RACHEL DEVOR/THE EAGLE
The Army Corps of Engineers is announcing its next move in the decades-long process to clean up WWI munitions: razing a home near AU’s main campus.
At a public meeting on Oct. 26, the Army Corps formally presented its plan to remove chemical materials deemed unsafe from the AU-owned property 4825 Glenbrook Rd., adjacent to the Kreeger building parking lot.
The proposed plan, which AU endorses, is to demolish the unoccupied house on the property, excavate much of the yard and restore the lot to residential standards.
The Army Corps has taken a “very aggressive approach to this property,” said Col. David Anderson, commander of the Spring Valley project.
“This has become a notorious address in Spring Valley,” Rep. Eleanor Holmes Norton, D-DC, said, one that is about to be “wiped off the face of the map.”
Norton has organized congressional hearings about the contamination and continues to monitor the Army Corps’ progress.
At a cost of more than $13 million, demolishing the house is the most expensive option presented by the Army Corps, but is also the most thorough option.
Holmes said she has never found it difficult to rally the government funding necessary for the Spring Valley cleanup.
“The contamination issue … is a non-partisan issue if ever there was one,” she said. “I’ve never had any concern about the funding for this project.”
Jill Stern, a resident of the 4800 block of Glenbrook Road, said she and her neighbors are in favor of the demolition, but just want it done quickly.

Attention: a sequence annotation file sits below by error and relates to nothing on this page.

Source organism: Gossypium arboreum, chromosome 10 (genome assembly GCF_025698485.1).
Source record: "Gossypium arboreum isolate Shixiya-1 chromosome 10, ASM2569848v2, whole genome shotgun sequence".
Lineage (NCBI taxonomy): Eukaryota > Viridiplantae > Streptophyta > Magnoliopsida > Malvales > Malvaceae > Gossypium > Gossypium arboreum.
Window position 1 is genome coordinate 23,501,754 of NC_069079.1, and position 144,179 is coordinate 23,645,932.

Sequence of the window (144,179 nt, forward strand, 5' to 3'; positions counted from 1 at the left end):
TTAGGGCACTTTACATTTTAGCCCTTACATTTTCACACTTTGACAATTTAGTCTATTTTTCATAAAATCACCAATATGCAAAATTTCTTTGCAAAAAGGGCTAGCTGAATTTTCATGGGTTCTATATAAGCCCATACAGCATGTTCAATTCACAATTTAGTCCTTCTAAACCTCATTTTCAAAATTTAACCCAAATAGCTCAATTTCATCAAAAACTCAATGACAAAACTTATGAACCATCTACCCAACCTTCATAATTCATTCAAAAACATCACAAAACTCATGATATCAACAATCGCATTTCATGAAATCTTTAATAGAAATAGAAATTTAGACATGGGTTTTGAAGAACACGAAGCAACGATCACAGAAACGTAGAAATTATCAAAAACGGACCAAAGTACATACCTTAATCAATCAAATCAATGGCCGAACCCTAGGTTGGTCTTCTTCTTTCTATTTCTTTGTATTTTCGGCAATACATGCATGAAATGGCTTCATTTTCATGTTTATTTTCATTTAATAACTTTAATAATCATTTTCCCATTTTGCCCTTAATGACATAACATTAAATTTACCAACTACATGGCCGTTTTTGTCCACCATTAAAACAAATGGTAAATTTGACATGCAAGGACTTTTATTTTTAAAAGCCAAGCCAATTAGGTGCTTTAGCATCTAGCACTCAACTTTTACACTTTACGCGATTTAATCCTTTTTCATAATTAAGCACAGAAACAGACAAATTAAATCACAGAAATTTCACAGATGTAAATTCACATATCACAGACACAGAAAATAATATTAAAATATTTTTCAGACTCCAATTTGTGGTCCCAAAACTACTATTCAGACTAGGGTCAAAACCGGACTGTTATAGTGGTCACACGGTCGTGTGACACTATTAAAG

After the Army Corps allows several more weeks for public comments, the final draft of the plan will be submitted in December, and cleanup will begin next summer.
Munitions, laboratory glassware and tons of contaminated soil have already been removed from the site, but the Army Corps believes there is more to be found along the sides of the home’s foundation.
Army Corps has been excavating a WWI chemical munitions burial pit beneath the property since 2007, until several jugs containing arsenic trichloride, a toxic gas, were found in March 2010, The Eagle previously reported.
The property used to be the AU president’s house until the 1980s, when it was moved down the street.
President Kerwin currently lives at 4835 Glenbrook Road, next door to the project site, but Army Corps Project Manager Brenda Barber said there will be no risks to his health or safety during the demolition.
AU Chief of Staff David Taylor said Kerwin isn’t concerned about the plan.
“This has been a situation we’ve been dealing with for years,” he said, “and this is just the next step.”
Correction 11/2/11 2:30 am: The photo caption previously stated that the house is at 482 Glenbrook Road, the address is actually 4825 Glenbrook Road.